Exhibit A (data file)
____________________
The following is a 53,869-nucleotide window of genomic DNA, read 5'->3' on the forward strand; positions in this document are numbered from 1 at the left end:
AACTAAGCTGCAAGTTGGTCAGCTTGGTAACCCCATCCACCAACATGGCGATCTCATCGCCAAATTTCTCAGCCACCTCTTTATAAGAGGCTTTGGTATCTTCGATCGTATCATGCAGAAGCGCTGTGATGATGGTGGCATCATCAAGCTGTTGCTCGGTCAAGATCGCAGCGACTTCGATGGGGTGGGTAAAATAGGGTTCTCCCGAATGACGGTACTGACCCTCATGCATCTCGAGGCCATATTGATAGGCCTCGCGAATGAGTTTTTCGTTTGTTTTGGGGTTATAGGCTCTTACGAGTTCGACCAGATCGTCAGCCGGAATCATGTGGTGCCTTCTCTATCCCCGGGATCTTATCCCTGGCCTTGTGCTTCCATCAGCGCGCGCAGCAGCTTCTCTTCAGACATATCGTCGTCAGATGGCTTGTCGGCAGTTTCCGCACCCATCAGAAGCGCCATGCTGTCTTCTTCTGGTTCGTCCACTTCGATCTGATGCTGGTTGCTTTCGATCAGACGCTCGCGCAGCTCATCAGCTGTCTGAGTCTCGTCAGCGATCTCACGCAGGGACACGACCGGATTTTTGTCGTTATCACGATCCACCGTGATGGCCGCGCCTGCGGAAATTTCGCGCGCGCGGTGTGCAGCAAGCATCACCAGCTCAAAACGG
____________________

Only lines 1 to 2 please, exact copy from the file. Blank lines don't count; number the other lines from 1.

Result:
The following is a 53,869-nucleotide window of genomic DNA, read 5'->3' on the forward strand; positions in this document are numbered from 1 at the left end:
AACTAAGCTGCAAGTTGGTCAGCTTGGTAACCCCATCCACCAACATGGCGATCTCATCGCCAAATTTCTCAGCCACCTCTTTATAAGAGGCTTTGGTATCTTCGATCGTATCATGCAGAAGCGCTGTGATGATGGTGGCATCATCAAGCTGTTGCTCGGTCAAGATCGCAGCGACTTCGATGGGGTGGGTAAAATAGGGTTCTCCCGAATGACGGTACTGACCCTCATGCATCTCGAGGCCATATTGATAGGCCTCGCGAATGAGTTTTTCGTTTGTTTTGGGGTTATAGGCTCTTACGAGTTCGACCAGATCGTCAGCCGGAATCATGTGGTGCCTTCTCTATCCCCGGGATCTTATCCCTGGCCTTGTGCTTCCATCAGCGCGCGCAGCAGCTTCTCTTCAGACATATCGTCGTCAGATGGCTTGTCGGCAGTTTCCGCACCCATCAGAAGCGCCATGCTGTCTTCTTCTGGTTCGTCCACTTCGATCTGATGCTGGTTGCTTTCGATCAGACGCTCGCGCAGCTCATCAGCTGTCTGAGTCTCGTCAGCGATCTCACGCAGGGACACGACCGGATTTTTGTCGTTATCACGATCCACCGTGATGGCCGCGCCTGCGGAAATTTCGCGCGCGCGGTGTGCAGCAAGCATCACCAGCTCAAAACGG